Some folks may show interest in this record based purely on the fact that it’s the latest project from one-time Cave In laborer, Adam McGrath. Such was not the case for me, however. I chose to review Legendary Demo because the cover looked neat and I’m interested in Hydra Head Records. In fact, not only have I never heard Cave In, I’ve never actually heard a single metalcore album in its entirety. Possibly a bit strange, but true nonetheless. So, after discovering McGrath’s background, I was admittedly a bit nervous that my (mildly) impressive streak would finally come to an end. Cup your ear to the wind, friends, and you might be able to pick up the faint celebratory shouts from all four of my remaining brain cells, because Clouds has about as much to do with metalcore as it does klezmer.
Less than half of the Legendary Demo playing time is devoted to testicle-kicking rock and roll. That may not sound like much of an accomplishment on the surface, but it’s actually fairly forgivable once you realize the last song is an unbelievably skippable 20-minute jaunt into mind-numbingly insipid dub. Seriously, I don’t think I’ve heard a more unfortunate end to a record since the Supersuckers, “Razzmanazz”, but at least that was funny. Apart from this arrant flub, this record manages to rip and tear with some pretty goll-darned fierce rock & roll.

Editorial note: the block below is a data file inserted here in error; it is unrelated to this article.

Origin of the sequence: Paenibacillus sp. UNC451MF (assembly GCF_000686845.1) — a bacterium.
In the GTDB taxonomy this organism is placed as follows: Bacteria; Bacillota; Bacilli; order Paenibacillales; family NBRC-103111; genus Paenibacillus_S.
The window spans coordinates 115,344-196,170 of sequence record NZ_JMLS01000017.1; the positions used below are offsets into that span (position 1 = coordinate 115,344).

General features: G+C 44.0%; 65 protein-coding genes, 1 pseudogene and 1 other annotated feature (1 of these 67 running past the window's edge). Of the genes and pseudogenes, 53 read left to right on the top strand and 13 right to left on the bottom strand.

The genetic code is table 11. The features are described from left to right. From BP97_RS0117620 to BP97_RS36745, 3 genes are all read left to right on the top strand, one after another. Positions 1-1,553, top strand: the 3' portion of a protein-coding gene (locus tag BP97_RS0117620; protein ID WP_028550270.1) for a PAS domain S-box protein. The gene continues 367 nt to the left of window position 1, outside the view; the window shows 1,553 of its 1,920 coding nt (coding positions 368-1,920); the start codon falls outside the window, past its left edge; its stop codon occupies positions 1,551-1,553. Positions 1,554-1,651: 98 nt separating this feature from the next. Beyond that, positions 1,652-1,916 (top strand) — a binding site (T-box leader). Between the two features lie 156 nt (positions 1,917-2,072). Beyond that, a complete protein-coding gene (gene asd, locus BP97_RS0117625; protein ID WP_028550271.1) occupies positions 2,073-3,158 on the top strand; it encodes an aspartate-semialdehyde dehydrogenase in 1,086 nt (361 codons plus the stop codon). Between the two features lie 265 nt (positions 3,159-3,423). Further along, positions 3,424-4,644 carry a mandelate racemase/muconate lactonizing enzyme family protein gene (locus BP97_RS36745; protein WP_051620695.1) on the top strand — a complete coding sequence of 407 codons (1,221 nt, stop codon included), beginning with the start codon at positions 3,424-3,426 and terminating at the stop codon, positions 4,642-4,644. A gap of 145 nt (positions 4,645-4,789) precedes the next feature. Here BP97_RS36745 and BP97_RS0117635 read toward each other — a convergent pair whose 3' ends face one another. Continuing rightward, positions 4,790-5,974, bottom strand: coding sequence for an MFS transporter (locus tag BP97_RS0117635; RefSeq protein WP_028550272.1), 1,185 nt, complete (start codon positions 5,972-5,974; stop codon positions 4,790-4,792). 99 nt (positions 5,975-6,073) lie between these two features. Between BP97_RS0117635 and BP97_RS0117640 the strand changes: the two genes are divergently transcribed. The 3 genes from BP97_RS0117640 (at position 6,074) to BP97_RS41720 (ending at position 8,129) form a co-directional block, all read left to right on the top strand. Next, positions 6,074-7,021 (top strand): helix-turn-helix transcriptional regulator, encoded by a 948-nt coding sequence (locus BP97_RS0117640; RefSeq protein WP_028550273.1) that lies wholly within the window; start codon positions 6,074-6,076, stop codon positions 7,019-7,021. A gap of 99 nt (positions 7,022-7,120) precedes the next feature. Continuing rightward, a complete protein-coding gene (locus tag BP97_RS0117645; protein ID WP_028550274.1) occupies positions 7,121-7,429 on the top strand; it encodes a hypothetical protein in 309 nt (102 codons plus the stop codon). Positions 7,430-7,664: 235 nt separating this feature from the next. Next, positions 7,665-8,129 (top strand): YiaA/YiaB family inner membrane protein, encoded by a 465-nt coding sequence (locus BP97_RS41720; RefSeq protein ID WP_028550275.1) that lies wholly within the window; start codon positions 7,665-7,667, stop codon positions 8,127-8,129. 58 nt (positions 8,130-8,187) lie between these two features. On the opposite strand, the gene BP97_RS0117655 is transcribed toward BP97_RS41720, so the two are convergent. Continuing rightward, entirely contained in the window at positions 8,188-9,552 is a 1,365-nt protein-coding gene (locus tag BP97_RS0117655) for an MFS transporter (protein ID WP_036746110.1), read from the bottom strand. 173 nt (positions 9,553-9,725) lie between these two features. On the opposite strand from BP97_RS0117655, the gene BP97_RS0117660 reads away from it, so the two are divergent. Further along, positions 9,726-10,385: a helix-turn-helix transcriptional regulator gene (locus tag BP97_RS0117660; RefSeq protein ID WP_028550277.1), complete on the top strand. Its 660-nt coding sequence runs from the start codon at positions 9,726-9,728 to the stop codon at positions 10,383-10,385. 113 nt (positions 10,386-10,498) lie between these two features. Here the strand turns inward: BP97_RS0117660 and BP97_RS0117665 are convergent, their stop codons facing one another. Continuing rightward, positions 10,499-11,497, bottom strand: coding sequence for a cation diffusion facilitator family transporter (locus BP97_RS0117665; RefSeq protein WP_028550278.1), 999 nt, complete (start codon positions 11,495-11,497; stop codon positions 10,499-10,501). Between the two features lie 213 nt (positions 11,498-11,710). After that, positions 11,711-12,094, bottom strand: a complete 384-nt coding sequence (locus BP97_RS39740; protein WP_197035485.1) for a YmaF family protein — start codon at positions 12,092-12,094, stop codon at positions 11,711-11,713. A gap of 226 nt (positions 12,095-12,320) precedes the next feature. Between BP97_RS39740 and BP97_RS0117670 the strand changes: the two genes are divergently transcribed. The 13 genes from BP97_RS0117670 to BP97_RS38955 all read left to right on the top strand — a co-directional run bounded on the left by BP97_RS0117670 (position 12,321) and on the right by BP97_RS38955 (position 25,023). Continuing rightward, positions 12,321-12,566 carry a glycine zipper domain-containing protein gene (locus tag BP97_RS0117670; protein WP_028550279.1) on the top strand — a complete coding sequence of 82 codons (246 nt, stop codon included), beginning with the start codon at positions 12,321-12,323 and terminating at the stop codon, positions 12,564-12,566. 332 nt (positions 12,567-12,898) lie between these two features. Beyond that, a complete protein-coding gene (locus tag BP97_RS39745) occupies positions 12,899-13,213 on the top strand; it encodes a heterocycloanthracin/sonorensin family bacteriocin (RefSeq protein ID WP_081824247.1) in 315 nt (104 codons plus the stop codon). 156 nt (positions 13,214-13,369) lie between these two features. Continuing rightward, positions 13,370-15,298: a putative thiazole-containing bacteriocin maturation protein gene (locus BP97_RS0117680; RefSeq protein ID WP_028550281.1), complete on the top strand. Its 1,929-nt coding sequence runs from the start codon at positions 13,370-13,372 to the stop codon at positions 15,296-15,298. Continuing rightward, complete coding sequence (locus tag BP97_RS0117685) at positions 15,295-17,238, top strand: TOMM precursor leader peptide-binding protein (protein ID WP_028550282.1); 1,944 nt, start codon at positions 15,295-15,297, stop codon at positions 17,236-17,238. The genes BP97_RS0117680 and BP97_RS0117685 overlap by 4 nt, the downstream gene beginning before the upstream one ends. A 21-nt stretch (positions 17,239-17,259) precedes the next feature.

“New Amnesia” and “Pressure” kick things off with an obvious nod towards classic rip-roarin’ hard rock akin to The Stooges, MC5, Blue Cheer, and any number of other old bands you’d likely see printed on vintage shirts stretched over the scrawniness of your local hipster troupe. Both tunes are loud and gruff, and feature sharp, catchy guitar licks swaddled in a whole mess of hollerin’.
“Live It for Now”, “Party Grunge”, and “Guardian’s Eyes” abandon a bit of the rockin’ element in favor of a more classic grunge sound –– somewhere along the more punkish lines of Louder Than Love, Bleach, and Mudhoney, but mixed with a nice scoop of Hellacopters or even early QOTSA for good measure.
The shining point of the record hits with “Mountain Jim”, a cut that starts off slow, smoky and southern, with an almost Robin Trower flavor before heading off to a fat, greasy romp that’s smothered with McGrath’s strangely Ian Astbury-like crooning in the backdrop. But as mentioned earlier, things plummet after the first minute and a half of the seventh song, “Magic Hater”, and really (ahem) cave in with the terribly stretched, saxophone-soaked “Quartulli Dub”.
Is this record worth floating $10 toward Hydra Head’s direction? Depends on whether or not 16-minutes of brash rock fury seems worth it to you, and also if you’ve got a quick enough trigger-finger to jump up and skip that horrible closer, I’d say.